22 September 2010

Letter from Lhasa, number 186. (Service 2009): Trotsky

Letter from Lhasa, number 186. (Service 2009): Trotsky
by Roberto Abraham Scaruffi

Service, R., Trotsky. A Biography, MacMillan, 2009.
(Service 2009).
Robert Service   

There is a lot of hagiographies. This work is not such and with additional advantages. 

The research on the young Leiba Bronstein and his family is of certain interest and utility. Political writers, alias political militants or para-militants, generally prefer to avoid any serious psychological evaluation. What, on the contrary, may be found here.

There is even an explicit understanding of the tricked game politics is, and “revolutionary” politics even more is: 
“Trotsky was not unusual among leading political émigrés: most of them underestimated the depth of police penetration and manipulation of their activities.”
(Service 2009, p. 73)

The Second International was basically Austro-German and also French. In the manipulation of Russian revolutionaries, there was also English interest although English have always been less bureaucratic and more agile in the manipulation of revolutionary movements. The Russian area was, in first instance, bordering and inevitably clashing with the Austrian and German influence areas. If Great Britain was growingly anxious of the German power, it should be in some way allied with France and Russia, although with some strategic vision that the today allies may become the tomorrow enemies.  

When the war came and the Second International broke up according to national lines, it was clear “internationalism” was only a tale and that the “workers’ movements” were just extensions of the relative States/“governments” (alias Secret Police Services and “bourgeoisies”).

A sight of the expensive life abroad of certainly not only Trotsky may be found, for instance, here:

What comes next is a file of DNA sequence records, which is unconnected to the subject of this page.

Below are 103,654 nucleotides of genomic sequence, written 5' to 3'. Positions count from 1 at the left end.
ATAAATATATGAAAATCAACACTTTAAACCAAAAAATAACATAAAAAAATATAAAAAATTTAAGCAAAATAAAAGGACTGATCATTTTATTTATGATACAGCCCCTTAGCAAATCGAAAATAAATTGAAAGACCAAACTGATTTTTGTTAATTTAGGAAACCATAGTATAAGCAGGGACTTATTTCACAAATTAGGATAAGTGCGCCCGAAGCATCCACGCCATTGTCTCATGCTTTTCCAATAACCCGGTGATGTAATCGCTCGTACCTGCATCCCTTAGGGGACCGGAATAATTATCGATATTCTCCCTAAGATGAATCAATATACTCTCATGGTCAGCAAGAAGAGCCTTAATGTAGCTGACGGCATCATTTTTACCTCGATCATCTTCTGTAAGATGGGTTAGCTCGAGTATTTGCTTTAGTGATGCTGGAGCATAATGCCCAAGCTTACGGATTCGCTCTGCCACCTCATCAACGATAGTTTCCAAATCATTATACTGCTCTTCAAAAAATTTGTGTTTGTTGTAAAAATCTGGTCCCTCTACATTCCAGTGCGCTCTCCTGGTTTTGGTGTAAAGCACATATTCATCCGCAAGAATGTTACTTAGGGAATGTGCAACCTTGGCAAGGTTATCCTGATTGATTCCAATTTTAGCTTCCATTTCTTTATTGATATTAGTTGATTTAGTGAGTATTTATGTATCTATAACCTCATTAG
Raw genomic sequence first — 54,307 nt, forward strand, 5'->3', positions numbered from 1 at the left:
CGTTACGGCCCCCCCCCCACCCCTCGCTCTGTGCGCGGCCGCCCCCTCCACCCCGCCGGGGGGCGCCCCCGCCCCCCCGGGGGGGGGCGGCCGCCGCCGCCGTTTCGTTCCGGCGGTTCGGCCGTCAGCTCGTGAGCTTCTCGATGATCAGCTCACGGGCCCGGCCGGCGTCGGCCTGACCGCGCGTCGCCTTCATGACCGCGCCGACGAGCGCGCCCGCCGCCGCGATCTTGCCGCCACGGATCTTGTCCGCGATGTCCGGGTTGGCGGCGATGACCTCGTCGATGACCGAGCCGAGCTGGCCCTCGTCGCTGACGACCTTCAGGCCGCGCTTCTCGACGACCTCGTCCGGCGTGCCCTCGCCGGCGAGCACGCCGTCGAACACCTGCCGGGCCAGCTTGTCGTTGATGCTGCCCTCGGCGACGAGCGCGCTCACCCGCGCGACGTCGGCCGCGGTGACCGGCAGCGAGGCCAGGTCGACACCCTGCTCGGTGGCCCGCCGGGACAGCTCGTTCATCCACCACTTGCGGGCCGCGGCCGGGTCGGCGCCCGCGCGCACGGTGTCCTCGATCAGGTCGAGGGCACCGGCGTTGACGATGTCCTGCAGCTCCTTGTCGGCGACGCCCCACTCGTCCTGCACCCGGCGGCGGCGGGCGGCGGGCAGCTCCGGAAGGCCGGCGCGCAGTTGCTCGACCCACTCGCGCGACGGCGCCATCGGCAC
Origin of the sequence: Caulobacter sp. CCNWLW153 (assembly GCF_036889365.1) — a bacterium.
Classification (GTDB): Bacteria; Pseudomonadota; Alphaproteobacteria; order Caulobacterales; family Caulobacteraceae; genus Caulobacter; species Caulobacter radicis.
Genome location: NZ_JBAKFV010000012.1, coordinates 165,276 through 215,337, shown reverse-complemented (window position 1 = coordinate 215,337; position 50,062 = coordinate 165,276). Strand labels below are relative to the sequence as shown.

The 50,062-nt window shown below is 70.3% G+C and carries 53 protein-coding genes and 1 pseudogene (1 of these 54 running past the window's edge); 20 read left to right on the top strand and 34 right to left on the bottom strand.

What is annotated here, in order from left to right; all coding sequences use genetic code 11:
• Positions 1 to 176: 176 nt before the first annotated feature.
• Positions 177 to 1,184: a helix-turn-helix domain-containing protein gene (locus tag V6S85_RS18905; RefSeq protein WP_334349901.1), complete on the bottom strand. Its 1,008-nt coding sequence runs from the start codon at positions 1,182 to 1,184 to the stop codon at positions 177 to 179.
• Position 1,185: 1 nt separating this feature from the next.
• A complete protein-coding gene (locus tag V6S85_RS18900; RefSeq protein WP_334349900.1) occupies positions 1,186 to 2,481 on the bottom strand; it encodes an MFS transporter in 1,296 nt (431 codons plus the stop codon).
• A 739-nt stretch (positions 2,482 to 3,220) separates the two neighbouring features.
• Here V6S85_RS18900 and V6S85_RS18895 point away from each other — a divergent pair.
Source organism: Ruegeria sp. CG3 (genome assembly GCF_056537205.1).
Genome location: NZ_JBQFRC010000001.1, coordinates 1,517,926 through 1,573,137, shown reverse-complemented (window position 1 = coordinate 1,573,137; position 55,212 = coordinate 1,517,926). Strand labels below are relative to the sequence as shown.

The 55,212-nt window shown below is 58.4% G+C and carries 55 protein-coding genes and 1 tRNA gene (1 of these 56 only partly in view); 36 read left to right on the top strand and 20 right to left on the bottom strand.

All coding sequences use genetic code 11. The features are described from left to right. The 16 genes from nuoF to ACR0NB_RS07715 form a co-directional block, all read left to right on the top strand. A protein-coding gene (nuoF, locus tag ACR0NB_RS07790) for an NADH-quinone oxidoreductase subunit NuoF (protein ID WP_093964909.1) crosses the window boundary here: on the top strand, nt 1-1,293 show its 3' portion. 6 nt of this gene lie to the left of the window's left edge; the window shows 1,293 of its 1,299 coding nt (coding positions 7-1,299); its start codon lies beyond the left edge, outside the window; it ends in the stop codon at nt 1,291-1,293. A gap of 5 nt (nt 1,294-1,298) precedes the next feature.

“The move to Vienna put them back in touch with old friends. (...) Trotsky also renewed his acquaintance with Austrian Marxist leaders such as Victor Adler and his son Friedrich Adler. He became something of a man about town, regularly taking coffee at the Café Central. Whether he ate its famous chocolate cakes is not recorded. While drinking coffee and reading the morning newspaper, though, he could met up with all the Viennese luminaries of the day (...). Trotsky preferred central Europe to the rest of the continent. Berlin in his eyes was infinitely preferable to London, and he did not have much time for Paris; but it was Vienna that he truly loved. Only Odessa exercised a similar enchantment upon him.”
(Service 2009, p. 106-107)

Not only “the families”, “the Stalin’s robberies” and revenues from journalistic activities should have paid the bills. Nobody really helps “refugees”, and not at that level of costs, if there are not direct interests.

There is nothing epic about his reaching Switzerland from Vienna at the German declaration of war on Russia. Thanks to the author (Service 2009, p. 135-136), we see with which power networks he was in touch, despite he had no real organisation at his orders, he was not a great intellectual (not a real theoretician or scholar) but only a “brilliant” agitprop with some connection. Trotsky, not differently from a lot of other “successful” people, was just a politicking operator.

On, 19 November 1914, from the neutral Switzerland he moved to France, a Russian ally, or an enemy of the Russian enemies.